Outgoing South Korean president pardons former aides
Lee Myung-bak rejects criticism for releasing confidantes jailed for bribery and vote-buying
Agence France-Presse in Seoul
Brushing off criticism from his successor, South Korea's outgoing president Lee Myung-bak yesterday pardoned a host of former close aides and confidantes jailed for corruption.
The pardons for 55 people included Lee's long-time confidante and former minister Choi See-joong and friend and businessman Chun Shin-il - both serving prison terms for bribery.
Former parliamentary speaker Park Hee-tae and an ex-senior political affairs aide to Lee were also pardoned. Both were convicted last year for their roles in a vote-buying scandal in Lee's ruling conservative party.
"This is not an abuse of power. It was carried out according to law and procedure," Lee's spokesman told reporters after the pardons were announced.
The list did not include the president's elder brother, Lee Sang-deuk, who was convicted and sentenced last week to two years in jail for corruption. There had been speculation that his brother's case had been rushed through the court to make him eligible for a presidential pardon.
Lee's successor, president-elect Park Geun-hye, who had urged Lee not to hand out the pardons, felt it was "extremely regrettable" that he had nevertheless decided to do so, her spokeswoman told reporters. "The latest special pardons ignore the will of the people and are an abuse of presidential power, and will undoubtedly trigger nationwide condemnation.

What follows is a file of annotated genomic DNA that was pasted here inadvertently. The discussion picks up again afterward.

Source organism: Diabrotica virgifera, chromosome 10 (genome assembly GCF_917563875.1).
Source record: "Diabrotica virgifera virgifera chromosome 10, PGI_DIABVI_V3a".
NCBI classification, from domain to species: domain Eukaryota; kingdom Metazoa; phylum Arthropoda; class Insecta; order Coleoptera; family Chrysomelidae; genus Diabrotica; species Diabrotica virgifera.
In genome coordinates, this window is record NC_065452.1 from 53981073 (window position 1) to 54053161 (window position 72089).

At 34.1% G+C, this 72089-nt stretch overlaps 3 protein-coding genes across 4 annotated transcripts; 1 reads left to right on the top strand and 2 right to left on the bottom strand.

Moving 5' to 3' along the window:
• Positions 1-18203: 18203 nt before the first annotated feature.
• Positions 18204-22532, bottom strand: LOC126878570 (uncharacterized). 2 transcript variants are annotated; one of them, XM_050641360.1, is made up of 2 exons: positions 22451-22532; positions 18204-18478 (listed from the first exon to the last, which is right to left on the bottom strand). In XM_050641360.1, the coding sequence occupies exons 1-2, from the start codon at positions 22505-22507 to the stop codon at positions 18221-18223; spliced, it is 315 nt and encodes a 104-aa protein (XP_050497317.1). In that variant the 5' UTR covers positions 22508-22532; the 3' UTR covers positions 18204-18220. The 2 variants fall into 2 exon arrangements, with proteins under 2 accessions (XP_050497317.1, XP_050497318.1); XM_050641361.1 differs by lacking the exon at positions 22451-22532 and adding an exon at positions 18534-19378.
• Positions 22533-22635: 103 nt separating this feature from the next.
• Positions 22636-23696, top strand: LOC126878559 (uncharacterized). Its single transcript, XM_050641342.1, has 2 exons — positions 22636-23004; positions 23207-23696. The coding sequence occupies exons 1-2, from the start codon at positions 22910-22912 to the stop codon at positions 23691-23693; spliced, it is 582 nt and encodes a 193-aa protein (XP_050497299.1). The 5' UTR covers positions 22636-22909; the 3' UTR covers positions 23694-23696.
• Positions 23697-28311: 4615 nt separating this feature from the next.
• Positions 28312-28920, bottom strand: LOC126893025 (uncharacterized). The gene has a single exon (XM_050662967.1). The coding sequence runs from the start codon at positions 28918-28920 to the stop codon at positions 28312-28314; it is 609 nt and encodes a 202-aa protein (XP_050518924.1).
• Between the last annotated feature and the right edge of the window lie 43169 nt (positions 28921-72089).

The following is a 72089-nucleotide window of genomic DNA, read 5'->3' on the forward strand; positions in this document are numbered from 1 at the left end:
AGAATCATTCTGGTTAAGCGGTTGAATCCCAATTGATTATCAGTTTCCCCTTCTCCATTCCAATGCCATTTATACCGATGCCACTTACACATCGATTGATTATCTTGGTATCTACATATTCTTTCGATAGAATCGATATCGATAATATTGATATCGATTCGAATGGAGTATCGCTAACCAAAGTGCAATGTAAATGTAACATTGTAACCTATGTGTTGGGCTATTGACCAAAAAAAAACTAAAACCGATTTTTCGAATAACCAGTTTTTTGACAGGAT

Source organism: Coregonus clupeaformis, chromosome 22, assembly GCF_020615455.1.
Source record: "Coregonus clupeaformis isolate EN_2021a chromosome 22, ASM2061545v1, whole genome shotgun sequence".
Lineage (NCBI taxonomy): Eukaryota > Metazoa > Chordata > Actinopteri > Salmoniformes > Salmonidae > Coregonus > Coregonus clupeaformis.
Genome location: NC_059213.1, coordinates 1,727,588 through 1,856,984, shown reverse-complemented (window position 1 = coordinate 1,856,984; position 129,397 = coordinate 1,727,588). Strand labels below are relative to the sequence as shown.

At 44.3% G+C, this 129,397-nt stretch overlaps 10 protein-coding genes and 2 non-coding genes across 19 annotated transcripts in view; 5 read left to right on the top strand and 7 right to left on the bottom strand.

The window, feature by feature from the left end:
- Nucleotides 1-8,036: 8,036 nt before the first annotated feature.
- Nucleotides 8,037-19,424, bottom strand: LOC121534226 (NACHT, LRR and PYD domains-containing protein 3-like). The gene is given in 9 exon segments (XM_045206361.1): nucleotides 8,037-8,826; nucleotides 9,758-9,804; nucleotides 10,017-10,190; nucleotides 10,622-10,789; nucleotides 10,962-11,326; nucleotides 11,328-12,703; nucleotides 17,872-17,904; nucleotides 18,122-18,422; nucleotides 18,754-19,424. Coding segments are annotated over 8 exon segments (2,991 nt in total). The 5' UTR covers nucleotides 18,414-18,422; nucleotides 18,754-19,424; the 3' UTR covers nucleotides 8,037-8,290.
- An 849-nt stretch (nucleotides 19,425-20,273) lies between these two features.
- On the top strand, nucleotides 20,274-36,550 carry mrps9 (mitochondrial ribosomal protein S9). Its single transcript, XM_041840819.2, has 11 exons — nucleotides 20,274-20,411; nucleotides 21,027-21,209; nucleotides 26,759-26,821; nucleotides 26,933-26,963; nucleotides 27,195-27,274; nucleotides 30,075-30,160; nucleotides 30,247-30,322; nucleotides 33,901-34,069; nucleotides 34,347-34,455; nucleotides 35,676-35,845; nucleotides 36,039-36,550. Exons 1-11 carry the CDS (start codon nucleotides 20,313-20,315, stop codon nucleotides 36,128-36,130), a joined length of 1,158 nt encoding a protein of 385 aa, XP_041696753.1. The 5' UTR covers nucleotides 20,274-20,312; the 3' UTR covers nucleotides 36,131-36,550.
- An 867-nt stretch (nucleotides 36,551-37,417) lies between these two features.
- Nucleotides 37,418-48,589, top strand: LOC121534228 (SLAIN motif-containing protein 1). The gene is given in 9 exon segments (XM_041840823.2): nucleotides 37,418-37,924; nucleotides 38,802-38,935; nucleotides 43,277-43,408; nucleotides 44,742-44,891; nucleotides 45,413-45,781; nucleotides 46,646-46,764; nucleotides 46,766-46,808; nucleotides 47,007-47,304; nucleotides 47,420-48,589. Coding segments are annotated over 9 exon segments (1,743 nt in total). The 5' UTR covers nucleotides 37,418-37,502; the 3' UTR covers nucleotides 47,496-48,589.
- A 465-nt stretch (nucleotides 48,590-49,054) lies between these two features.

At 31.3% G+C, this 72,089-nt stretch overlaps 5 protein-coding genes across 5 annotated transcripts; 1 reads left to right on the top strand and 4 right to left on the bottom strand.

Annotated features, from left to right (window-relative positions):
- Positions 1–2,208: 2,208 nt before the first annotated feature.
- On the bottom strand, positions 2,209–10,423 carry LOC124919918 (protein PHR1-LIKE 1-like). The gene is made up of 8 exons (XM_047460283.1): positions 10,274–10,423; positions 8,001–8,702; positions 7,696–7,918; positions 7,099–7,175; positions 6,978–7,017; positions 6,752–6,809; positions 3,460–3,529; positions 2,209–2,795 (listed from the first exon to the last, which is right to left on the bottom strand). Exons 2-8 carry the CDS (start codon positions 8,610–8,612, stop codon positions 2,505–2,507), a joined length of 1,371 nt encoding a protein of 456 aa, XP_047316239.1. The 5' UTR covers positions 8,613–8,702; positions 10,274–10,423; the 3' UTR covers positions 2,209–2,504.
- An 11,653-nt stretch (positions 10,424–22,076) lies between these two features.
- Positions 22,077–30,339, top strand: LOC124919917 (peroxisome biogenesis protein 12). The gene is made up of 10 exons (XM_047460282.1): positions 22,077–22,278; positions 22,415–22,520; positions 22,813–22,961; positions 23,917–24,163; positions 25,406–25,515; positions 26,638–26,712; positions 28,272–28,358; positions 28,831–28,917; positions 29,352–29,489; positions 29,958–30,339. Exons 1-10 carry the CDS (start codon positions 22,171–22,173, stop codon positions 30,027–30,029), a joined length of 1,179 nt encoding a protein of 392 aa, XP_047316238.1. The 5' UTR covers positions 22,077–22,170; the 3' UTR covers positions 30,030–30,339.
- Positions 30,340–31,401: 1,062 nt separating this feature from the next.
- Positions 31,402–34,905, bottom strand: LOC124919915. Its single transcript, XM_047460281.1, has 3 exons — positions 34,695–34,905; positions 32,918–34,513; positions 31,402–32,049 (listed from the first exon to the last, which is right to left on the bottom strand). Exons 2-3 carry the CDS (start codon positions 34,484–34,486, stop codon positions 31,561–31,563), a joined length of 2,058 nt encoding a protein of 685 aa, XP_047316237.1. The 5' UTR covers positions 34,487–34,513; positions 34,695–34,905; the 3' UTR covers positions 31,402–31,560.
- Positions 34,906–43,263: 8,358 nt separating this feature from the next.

Park, who will assume office next month, and Lee are both from the same conservative New Frontier Party.
The right of South Korean presidents to grant pardons is enshrined in the constitution and is often exercised at the time of major national holidays and at the end of their terms.
The list announced yesterday was Lee's seventh round of pardons since he took office, and his previous acts of clemency have generated similar criticism.
He has been accused of particularly favouring the leaders of South Korea's giant family-run conglomerates, or chaebols.
In 2008, Lee pardoned Hyundai Motor head Chung Mong-koo, who had been convicted of embezzlement and other charges.
In 2009, he pardoned Samsung Electronics chairman Lee Kun-hee - convicted of tax evasion - to allow the tycoon to boost Seoul's effort to host the Winter Olympics as a member of the International Olympics Committee.